Quilting has been around for a long time, but art quilts are a relatively new visual art form, emerging in the past 40 years. As photography was not considered an art form when it first appeared on the scene in the nineteenth century, it has taken this long for art quilts to be an accepted art form rather than being relegated to craft status.
What art quilts have in common with traditional quilts is the structure; three layers—a backing fabric, a middle “batting” fabric, and the top, bound together by stitching. There are as many techniques as there are artists. I keep coming back to several techniques, such as using hand-dyed fabric (from another’s hands as well as mine), digital printing on fabric, painting on fabric, making silk paper and molding it over masks, needlefelting, and intensive stitching.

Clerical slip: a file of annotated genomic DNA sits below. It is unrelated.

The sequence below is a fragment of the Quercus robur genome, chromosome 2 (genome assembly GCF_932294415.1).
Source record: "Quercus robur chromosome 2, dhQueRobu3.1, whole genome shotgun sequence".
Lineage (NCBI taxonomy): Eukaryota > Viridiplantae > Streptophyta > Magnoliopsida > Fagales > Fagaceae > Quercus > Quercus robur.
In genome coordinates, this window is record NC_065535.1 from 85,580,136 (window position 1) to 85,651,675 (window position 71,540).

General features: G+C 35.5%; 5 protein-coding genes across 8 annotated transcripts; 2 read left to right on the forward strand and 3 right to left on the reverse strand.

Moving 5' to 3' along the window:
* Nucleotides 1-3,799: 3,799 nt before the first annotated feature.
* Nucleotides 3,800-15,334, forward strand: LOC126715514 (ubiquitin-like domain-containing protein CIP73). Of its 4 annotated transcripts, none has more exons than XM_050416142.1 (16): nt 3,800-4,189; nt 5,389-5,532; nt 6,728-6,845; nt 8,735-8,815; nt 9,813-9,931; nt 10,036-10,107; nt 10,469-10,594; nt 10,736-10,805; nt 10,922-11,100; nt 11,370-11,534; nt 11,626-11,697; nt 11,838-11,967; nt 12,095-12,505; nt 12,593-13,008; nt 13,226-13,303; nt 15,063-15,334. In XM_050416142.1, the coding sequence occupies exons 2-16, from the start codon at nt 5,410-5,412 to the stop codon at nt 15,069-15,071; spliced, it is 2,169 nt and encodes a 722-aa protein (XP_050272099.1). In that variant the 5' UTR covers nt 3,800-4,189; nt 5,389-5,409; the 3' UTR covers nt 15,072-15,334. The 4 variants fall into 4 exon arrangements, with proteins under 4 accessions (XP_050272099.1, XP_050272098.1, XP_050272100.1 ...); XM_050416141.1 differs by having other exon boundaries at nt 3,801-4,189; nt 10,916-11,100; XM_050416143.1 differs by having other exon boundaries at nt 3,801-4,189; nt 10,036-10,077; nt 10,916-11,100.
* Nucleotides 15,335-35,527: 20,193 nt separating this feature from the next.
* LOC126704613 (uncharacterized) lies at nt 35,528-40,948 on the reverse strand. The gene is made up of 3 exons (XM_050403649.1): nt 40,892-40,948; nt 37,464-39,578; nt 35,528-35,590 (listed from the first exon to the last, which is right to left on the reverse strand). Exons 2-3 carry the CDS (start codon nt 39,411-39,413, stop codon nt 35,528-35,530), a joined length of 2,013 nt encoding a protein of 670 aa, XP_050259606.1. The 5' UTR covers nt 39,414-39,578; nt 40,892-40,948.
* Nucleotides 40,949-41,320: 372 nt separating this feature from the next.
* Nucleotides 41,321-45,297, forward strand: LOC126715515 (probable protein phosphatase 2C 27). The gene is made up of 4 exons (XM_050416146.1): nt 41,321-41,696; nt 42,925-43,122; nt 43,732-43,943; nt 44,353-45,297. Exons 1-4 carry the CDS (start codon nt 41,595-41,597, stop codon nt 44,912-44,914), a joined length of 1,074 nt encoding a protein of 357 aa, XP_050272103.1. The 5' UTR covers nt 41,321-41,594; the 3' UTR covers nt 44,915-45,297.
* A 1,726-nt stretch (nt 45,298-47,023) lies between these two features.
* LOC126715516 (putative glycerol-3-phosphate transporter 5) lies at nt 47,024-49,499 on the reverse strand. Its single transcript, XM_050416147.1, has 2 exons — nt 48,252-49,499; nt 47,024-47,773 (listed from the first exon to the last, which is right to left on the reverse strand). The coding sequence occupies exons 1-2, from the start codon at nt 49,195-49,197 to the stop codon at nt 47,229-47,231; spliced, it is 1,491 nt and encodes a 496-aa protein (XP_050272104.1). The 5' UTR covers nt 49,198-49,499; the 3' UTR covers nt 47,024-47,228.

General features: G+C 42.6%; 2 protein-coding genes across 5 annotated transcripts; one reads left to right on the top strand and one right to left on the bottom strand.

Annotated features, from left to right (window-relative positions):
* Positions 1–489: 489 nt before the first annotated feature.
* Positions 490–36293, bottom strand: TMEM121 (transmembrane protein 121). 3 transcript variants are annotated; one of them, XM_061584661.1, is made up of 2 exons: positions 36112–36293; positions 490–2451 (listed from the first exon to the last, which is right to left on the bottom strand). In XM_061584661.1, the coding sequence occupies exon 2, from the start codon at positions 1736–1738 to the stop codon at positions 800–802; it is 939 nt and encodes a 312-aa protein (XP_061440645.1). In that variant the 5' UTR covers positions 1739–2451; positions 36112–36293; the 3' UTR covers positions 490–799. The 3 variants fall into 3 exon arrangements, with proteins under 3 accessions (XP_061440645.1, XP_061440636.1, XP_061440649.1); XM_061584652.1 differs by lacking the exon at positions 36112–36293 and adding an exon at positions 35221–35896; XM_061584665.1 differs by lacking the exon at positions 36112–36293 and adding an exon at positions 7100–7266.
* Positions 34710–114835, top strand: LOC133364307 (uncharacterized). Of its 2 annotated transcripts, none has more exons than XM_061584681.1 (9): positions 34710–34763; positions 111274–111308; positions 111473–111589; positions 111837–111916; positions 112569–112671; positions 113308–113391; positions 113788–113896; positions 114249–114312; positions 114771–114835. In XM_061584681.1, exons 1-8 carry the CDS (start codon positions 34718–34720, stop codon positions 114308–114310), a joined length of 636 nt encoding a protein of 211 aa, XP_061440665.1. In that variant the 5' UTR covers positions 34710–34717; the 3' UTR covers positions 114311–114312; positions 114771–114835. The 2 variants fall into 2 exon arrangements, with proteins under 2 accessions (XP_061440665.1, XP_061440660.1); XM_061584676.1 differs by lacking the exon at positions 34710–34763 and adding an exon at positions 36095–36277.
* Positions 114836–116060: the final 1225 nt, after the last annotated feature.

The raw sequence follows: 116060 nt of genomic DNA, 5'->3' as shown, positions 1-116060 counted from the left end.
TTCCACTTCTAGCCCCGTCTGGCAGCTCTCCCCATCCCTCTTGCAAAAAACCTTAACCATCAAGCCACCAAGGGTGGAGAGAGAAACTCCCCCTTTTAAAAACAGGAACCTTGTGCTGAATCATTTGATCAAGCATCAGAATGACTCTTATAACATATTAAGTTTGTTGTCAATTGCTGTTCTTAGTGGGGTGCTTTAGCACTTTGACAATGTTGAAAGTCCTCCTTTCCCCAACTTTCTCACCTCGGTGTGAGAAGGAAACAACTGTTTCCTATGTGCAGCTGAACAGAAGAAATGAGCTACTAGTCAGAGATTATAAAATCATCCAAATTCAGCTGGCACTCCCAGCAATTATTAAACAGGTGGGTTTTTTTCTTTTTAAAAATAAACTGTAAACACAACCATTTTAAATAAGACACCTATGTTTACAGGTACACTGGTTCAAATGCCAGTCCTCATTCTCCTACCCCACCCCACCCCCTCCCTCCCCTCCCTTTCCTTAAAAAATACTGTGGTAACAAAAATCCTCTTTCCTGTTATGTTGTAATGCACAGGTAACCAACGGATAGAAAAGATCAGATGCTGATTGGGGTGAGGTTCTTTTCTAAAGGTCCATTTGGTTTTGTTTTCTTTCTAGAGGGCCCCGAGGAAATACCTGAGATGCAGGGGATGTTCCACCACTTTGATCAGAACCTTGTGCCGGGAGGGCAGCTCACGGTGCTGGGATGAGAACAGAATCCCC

The Great Sandy Desert
39.25 x 40
Commercial and hand-dyed cottons,
machine pieced and quilted
Talismen – Talk to the Hand
8.5 x 11
Thermofax print, beading, couching, natural-dyed silk,
commercial cotton batiks, paintstik on indigo-dyed cotton.